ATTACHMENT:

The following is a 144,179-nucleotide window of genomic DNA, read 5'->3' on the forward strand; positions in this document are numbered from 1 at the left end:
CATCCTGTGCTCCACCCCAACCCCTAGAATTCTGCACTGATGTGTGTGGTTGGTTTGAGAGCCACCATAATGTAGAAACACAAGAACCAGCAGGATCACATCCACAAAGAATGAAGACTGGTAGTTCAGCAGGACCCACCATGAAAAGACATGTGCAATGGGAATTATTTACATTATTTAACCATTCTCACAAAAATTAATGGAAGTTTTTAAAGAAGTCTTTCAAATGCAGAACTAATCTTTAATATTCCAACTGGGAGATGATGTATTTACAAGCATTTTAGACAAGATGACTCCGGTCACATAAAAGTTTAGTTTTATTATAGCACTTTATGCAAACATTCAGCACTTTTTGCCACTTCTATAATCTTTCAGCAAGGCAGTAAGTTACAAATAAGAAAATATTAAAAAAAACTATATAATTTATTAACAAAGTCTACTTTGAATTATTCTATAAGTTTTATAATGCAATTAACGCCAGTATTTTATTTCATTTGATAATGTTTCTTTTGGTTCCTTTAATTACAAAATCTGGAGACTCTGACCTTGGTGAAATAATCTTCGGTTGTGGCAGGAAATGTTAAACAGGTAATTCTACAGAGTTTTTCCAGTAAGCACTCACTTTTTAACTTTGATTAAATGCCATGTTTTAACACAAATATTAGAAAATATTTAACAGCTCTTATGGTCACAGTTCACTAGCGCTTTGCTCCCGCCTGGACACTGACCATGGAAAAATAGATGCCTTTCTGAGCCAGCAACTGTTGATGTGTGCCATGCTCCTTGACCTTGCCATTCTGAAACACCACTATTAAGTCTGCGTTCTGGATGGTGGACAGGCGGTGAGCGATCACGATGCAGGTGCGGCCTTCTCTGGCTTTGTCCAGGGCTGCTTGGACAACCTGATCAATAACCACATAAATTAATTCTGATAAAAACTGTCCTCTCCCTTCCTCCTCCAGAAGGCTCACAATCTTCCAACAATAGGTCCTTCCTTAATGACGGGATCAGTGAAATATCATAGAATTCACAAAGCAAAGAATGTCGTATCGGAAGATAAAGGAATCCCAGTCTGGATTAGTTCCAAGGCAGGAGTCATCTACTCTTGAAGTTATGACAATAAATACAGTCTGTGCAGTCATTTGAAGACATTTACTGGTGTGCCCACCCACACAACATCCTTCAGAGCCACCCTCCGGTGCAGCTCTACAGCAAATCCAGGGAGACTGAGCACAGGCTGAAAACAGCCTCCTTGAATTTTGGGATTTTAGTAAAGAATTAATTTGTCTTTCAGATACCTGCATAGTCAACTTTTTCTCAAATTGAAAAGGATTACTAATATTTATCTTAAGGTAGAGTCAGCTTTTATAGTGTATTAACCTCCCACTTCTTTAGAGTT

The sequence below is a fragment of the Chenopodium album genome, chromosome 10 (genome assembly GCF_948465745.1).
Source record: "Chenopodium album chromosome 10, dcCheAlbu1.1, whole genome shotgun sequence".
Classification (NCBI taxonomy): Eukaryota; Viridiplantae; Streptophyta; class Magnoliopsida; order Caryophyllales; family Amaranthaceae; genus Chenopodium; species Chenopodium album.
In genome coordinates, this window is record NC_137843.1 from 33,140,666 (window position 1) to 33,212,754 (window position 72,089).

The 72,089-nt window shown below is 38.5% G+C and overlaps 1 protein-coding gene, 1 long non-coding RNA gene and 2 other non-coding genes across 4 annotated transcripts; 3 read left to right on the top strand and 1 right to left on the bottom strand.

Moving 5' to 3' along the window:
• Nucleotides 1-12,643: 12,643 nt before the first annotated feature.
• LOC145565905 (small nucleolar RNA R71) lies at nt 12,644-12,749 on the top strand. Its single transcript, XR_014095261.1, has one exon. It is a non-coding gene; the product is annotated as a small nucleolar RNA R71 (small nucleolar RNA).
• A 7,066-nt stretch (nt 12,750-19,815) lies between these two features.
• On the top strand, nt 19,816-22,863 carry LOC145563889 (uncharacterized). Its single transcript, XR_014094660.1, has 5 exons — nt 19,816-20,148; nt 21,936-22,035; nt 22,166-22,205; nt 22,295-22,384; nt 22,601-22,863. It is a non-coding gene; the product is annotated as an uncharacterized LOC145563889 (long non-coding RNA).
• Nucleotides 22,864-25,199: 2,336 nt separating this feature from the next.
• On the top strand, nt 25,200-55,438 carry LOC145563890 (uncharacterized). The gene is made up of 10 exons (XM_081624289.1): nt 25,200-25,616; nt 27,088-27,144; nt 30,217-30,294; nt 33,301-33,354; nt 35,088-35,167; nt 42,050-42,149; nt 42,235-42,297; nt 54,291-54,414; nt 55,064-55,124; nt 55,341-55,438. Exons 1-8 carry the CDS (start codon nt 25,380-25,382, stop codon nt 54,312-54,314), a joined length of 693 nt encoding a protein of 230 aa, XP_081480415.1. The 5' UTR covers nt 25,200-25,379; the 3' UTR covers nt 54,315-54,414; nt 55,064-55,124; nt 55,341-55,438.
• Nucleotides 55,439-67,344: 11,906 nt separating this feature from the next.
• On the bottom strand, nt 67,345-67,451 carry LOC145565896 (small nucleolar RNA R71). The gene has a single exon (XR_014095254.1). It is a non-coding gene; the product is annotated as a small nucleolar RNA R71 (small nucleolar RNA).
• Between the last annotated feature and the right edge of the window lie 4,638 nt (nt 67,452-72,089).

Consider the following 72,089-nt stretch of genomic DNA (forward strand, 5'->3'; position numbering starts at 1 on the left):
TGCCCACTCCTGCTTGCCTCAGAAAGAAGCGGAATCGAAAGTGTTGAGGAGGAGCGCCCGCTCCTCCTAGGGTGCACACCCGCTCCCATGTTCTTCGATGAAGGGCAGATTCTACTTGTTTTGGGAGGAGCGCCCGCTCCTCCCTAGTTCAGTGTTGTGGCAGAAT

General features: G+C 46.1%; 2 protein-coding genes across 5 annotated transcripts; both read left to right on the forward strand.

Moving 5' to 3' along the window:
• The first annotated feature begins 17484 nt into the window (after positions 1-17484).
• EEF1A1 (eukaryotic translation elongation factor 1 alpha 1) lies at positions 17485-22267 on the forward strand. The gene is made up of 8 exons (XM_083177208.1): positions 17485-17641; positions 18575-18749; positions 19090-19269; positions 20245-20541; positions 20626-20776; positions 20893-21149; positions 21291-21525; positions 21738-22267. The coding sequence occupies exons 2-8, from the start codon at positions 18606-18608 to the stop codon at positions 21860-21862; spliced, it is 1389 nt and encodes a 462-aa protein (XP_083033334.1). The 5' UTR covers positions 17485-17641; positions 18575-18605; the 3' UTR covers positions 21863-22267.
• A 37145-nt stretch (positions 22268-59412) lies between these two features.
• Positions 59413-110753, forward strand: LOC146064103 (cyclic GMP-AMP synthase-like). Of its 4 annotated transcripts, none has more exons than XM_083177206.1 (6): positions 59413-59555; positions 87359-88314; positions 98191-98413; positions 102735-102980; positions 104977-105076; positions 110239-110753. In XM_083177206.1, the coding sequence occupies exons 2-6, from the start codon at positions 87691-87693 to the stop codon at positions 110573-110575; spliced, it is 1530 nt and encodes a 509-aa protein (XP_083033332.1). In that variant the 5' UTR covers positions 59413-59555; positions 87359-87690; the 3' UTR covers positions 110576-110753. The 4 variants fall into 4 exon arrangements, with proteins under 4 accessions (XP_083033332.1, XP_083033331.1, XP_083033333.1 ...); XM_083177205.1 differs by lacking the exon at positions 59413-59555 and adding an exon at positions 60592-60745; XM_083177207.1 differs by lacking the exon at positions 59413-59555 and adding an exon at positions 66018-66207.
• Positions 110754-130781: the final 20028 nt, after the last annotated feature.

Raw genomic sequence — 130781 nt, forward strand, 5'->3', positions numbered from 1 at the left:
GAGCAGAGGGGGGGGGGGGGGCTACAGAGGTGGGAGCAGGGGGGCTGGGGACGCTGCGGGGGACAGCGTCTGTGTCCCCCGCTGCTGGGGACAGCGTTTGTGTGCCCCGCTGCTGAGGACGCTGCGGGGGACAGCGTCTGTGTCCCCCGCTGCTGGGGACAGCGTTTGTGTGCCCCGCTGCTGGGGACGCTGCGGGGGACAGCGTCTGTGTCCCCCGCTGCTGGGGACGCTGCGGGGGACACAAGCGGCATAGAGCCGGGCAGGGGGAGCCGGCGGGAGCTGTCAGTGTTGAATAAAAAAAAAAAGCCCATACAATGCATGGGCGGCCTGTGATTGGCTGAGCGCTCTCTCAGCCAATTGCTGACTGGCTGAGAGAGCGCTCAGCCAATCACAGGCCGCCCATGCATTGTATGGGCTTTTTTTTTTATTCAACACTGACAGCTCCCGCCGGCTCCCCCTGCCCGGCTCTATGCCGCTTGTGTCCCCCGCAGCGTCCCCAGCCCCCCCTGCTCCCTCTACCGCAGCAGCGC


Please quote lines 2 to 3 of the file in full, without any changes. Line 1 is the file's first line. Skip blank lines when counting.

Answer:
CATCCTGTGCTCCACCCCAACCCCTAGAATTCTGCACTGATGTGTGTGGTTGGTTTGAGAGCCACCATAATGTAGAAACACAAGAACCAGCAGGATCACATCCACAAAGAATGAAGACTGGTAGTTCAGCAGGACCCACCATGAAAAGACATGTGCAATGGGAATTATTTACATTATTTAACCATTCTCACAAAAATTAATGGAAGTTTTTAAAGAAGTCTTTCAAATGCAGAACTAATCTTTAATATTCCAACTGGGAGATGATGTATTTACAAGCATTTTAGACAAGATGACTCCGGTCACATAAAAGTTTAGTTTTATTATAGCACTTTATGCAAACATTCAGCACTTTTTGCCACTTCTATAATCTTTCAGCAAGGCAGTAAGTTACAAATAAGAAAATATTAAAAAAAACTATATAATTTATTAACAAAGTCTACTTTGAATTATTCTATAAGTTTTATAATGCAATTAACGCCAGTATTTTATTTCATTTGATAATGTTTCTTTTGGTTCCTTTAATTACAAAATCTGGAGACTCTGACCTTGGTGAAATAATCTTCGGTTGTGGCAGGAAATGTTAAACAGGTAATTCTACAGAGTTTTTCCAGTAAGCACTCACTTTTTAACTTTGATTAAATGCCATGTTTTAACACAAATATTAGAAAATATTTAACAGCTCTTATGGTCACAGTTCACTAGCGCTTTGCTCCCGCCTGGACACTGACCATGGAAAAATAGATGCCTTTCTGAGCCAGCAACTGTTGATGTGTGCCATGCTCCTTGACCTTGCCATTCTGAAACACCACTATTAAGTCTGCGTTCTGGATGGTGGACAGGCGGTGAGCGATCACGATGCAGGTGCGGCCTTCTCTGGCTTTGTCCAGGGCTGCTTGGACAACCTGATCAATAACCACATAAATTAATTCTGATAAAAACTGTCCTCTCCCTTCCTCCTCCAGAAGGCTCACAATCTTCCAACAATAGGTCCTTCCTTAATGACGGGATCAGTGAAATATCATAGAATTCACAAAGCAAAGAATGTCGTATCGGAAGATAAAGGAATCCCAGTCTGGATTAGTTCCAAGGCAGGAGTCATCTACTCTTGAAGTTATGACAATAAATACAGTCTGTGCAGTCATTTGAAGACATTTACTGGTGTGCCCACCCACACAACATCCTTCAGAGCCACCCTCCGGTGCAGCTCTACAGCAAATCCAGGGAGACTGAGCACAGGCTGAAAACAGCCTCCTTGAATTTTGGGATTTTAGTAAAGAATTAATTTGTCTTTCAGATACCTGCATAGTCAACTTTTTCTCAAATTGAAAAGGATTACTAATATTTATCTTAAGGTAGAGTCAGCTTTTATAGTGTATTAACCTCCCACTTCTTTAGAGTT

The sequence below is a fragment of the Chenopodium album genome, chromosome 10 (genome assembly GCF_948465745.1).